The temperatures climbed into the 50’s that day with the sun peaking in and out of the clouds. I slowly walked into an area that had not yet been hunted that season. I had a good feeling that afternoon in early November.
Most of the hunting pressure was condensed to the west side of the property bordering a wildlife habitat area. In fact, it was extremely over pressured in my opinion. I would rather sit at home than to hunt an area like that. So I studied the aerial map to find an area nobody had been in yet.
I knew some does were bedding on the east side of the property. I also knew I wasn’t the only one to know that. The bucks had to be moving through there I told myself, if nothing else just to scent check this group of does. I had seen the does a couple of times on previous morning hunts. They were moving down the ridge after feeding all night to bed down in a thick area.
The wind was right for where I wanted to sit. It was about 75 yards away from the bedding area on the edge of a grassy opening in the woods. It was an old dried up swamp acting like a deer magnet. I felt confident I could catch a buck coming out into the woods to check the does.
We didn’t have any tree stands in the area, which was good otherwise it probably would have been hunted already. I have killed a few deer in the past by moving into a fresh area and sitting on the ground in a natural blind. Hanging a stand and trimming branches would ruin any chance of seeing deer. A full on ambush from the ground was my plan.
I got close to where I wanted to be and began to scan the area for a good ambush point. I spotted two trees that had fallen down across one another. It made a perfect V and the perfect spot for me to conceal myself. I tucked into the crossing point of these trees and was able to get pretty comfortable.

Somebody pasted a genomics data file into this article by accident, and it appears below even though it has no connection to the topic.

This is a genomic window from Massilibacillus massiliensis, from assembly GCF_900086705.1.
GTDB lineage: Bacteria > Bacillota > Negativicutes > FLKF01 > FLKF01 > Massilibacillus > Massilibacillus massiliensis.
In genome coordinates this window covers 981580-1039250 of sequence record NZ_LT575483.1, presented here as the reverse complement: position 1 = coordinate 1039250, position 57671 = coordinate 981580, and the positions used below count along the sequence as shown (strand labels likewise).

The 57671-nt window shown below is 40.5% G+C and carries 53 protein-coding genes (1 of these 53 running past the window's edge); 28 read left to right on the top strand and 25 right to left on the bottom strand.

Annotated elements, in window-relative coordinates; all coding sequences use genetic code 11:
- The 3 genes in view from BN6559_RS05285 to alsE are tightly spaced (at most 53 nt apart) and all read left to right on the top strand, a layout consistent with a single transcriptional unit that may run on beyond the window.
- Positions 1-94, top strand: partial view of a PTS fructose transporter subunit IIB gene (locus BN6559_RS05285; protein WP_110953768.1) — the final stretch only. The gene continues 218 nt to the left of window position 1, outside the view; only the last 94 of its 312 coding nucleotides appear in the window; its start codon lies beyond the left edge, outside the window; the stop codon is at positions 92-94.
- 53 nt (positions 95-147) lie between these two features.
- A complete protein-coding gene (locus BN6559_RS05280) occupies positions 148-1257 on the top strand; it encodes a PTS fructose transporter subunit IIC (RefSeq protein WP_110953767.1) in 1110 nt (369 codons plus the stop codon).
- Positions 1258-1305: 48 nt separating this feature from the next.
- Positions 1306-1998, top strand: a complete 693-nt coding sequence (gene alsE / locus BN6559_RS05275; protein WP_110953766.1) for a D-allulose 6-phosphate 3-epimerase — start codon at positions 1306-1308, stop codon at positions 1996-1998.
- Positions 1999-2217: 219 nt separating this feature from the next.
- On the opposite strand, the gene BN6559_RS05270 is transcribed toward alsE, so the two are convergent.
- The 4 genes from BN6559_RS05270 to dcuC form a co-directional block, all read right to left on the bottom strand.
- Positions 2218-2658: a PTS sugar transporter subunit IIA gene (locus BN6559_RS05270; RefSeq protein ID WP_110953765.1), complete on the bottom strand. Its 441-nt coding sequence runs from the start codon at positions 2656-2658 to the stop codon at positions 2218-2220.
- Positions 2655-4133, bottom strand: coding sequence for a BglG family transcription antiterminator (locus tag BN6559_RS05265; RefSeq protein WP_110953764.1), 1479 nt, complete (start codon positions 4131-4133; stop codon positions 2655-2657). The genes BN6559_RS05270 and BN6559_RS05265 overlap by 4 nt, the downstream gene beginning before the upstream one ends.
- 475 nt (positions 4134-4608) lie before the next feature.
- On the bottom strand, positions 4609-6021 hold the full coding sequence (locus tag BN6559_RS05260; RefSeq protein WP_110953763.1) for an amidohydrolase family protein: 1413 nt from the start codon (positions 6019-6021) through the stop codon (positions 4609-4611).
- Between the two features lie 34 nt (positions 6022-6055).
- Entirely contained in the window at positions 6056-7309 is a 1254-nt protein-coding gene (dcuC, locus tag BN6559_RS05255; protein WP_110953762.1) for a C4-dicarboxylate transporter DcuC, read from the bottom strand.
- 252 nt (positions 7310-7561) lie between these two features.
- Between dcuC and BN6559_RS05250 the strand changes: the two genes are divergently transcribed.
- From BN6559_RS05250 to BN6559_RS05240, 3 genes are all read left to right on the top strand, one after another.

There were plenty of branches behind me from the downed tree tops. I cleared away all the dry leaves and sticks to make room for my feet and hunting gear. I placed a few branches in front of me just to break up my silhouette from the front. This is where I expected my shot to be so I kept the branches low enough not to interfere with my bow.
There was plenty of standing timber in my killing radius, which is important when ground hunting. When a deer walks behind a tree it allows me to draw my bow undetected, even at close range. This area was thick enough that my longest shot would only be about 30 yards.
Most hunters can’t stand hunting like this, but I love it. I may not see deer 3 farms away and be able to brag about how many I saw, but when I do see deer they’re usually on top of me. Having deer that close when ground hunting just gets the blood pumping that much more.
I sat motionless with my PSE on my lap and my release latched onto my bowstring loop. I knew if I saw something I had to be ready to draw and shoot with little movement.
I’d been sitting for an hour when I saw a huge 8 point in the dry swamp. He had a ton of mass and good tine length. I guessed him at 150 inches. I later found out it was the same massive 8 point that a couple of other hunters on the property had seen.
Even though I tried grunting him towards me, he moved through at 90 yards and was gone. It definitely got me excited and amplified my senses. When I hunt on the ground with a bow, there is something that is just more primal about it as opposed to tree stand hunting.
It isn’t hard for me to be on high alert the whole time I’m there but seeing a big buck like that eliminates any doubt.
An hour after the massive 8 pointer moved through, I heard something to my left. I turned slowly and looked through the branches to see a smaller 8 point.
He was only 20 yards away and looking up into the woods scanning for does. I remember thinking to myself, he is nice but not a shooter so I’ll let him walk.
Well, within the next minute that thought went out the window. As I watched him in my peripheral vision I noticed he started to walk my way.